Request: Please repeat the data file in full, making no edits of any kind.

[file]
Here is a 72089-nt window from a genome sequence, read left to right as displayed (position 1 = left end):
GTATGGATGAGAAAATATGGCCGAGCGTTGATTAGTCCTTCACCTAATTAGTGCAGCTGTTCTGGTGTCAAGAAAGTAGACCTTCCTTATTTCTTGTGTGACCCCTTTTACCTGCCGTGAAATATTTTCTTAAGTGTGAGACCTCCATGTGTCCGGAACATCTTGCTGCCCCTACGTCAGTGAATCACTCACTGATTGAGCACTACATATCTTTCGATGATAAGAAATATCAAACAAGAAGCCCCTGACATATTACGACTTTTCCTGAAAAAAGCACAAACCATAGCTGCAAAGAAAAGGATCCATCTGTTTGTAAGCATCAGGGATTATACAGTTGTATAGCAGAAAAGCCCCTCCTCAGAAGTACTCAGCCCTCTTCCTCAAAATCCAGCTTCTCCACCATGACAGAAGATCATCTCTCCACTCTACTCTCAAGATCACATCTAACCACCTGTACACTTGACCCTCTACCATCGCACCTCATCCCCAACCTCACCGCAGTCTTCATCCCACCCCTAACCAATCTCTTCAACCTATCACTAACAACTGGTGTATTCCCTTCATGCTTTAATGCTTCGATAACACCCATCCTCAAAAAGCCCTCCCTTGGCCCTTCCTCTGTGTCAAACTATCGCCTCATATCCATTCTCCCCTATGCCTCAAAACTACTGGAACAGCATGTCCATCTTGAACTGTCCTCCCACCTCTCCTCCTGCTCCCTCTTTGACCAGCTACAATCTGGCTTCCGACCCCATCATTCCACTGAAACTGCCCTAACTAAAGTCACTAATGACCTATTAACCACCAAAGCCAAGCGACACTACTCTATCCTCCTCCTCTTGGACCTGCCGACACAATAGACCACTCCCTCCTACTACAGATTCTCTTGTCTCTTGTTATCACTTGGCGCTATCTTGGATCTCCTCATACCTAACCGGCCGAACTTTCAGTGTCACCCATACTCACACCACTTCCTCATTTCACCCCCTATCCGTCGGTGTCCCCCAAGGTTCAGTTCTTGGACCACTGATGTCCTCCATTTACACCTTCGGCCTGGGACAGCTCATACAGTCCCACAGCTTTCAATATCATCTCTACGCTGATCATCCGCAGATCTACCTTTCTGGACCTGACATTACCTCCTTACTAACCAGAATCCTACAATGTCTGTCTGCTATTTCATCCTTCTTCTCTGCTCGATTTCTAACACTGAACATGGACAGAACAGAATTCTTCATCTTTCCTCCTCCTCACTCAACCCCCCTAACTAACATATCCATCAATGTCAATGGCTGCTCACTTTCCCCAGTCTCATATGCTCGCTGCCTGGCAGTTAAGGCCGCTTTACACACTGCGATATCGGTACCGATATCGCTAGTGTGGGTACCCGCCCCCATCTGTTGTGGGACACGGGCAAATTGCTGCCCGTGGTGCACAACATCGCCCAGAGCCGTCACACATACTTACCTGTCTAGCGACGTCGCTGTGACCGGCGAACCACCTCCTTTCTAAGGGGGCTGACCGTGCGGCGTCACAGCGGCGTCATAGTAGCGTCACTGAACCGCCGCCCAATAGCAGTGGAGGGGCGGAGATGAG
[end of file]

Here is a 72089-nt window from a genome sequence, read left to right as displayed (position 1 = left end):
GTATGGATGAGAAAATATGGCCGAGCGTTGATTAGTCCTTCACCTAATTAGTGCAGCTGTTCTGGTGTCAAGAAAGTAGACCTTCCTTATTTCTTGTGTGACCCCTTTTACCTGCCGTGAAATATTTTCTTAAGTGTGAGACCTCCATGTGTCCGGAACATCTTGCTGCCCCTACGTCAGTGAATCACTCACTGATTGAGCACTACATATCTTTCGATGATAAGAAATATCAAACAAGAAGCCCCTGACATATTACGACTTTTCCTGAAAAAAGCACAAACCATAGCTGCAAAGAAAAGGATCCATCTGTTTGTAAGCATCAGGGATTATACAGTTGTATAGCAGAAAAGCCCCTCCTCAGAAGTACTCAGCCCTCTTCCTCAAAATCCAGCTTCTCCACCATGACAGAAGATCATCTCTCCACTCTACTCTCAAGATCACATCTAACCACCTGTACACTTGACCCTCTACCATCGCACCTCATCCCCAACCTCACCGCAGTCTTCATCCCACCCCTAACCAATCTCTTCAACCTATCACTAACAACTGGTGTATTCCCTTCATGCTTTAATGCTTCGATAACACCCATCCTCAAAAAGCCCTCCCTTGGCCCTTCCTCTGTGTCAAACTATCGCCTCATATCCATTCTCCCCTATGCCTCAAAACTACTGGAACAGCATGTCCATCTTGAACTGTCCTCCCACCTCTCCTCCTGCTCCCTCTTTGACCAGCTACAATCTGGCTTCCGACCCCATCATTCCACTGAAACTGCCCTAACTAAAGTCACTAATGACCTATTAACCACCAAAGCCAAGCGACACTACTCTATCCTCCTCCTCTTGGACCTGCCGACACAATAGACCACTCCCTCCTACTACAGATTCTCTTGTCTCTTGTTATCACTTGGCGCTATCTTGGATCTCCTCATACCTAACCGGCCGAACTTTCAGTGTCACCCATACTCACACCACTTCCTCATTTCACCCCCTATCCGTCGGTGTCCCCCAAGGTTCAGTTCTTGGACCACTGATGTCCTCCATTTACACCTTCGGCCTGGGACAGCTCATACAGTCCCACAGCTTTCAATATCATCTCTACGCTGATCATCCGCAGATCTACCTTTCTGGACCTGACATTACCTCCTTACTAACCAGAATCCTACAATGTCTGTCTGCTATTTCATCCTTCTTCTCTGCTCGATTTCTAACACTGAACATGGACAGAACAGAATTCTTCATCTTTCCTCCTCCTCACTCAACCCCCCTAACTAACATATCCATCAATGTCAATGGCTGCTCACTTTCCCCAGTCTCATATGCTCGCTGCCTGGCAGTTAAGGCCGCTTTACACACTGCGATATCGGTACCGATATCGCTAGTGTGGGTACCCGCCCCCATCTGTTGTGGGACACGGGCAAATTGCTGCCCGTGGTGCACAACATCGCCCAGAGCCGTCACACATACTTACCTGTCTAGCGACGTCGCTGTGACCGGCGAACCACCTCCTTTCTAAGGGGGCTGACCGTGCGGCGTCACAGCGGCGTCATAGTAGCGTCACTGAACCGCCGCCCAATAGCAGTGGAGGGGCGGAGATGAG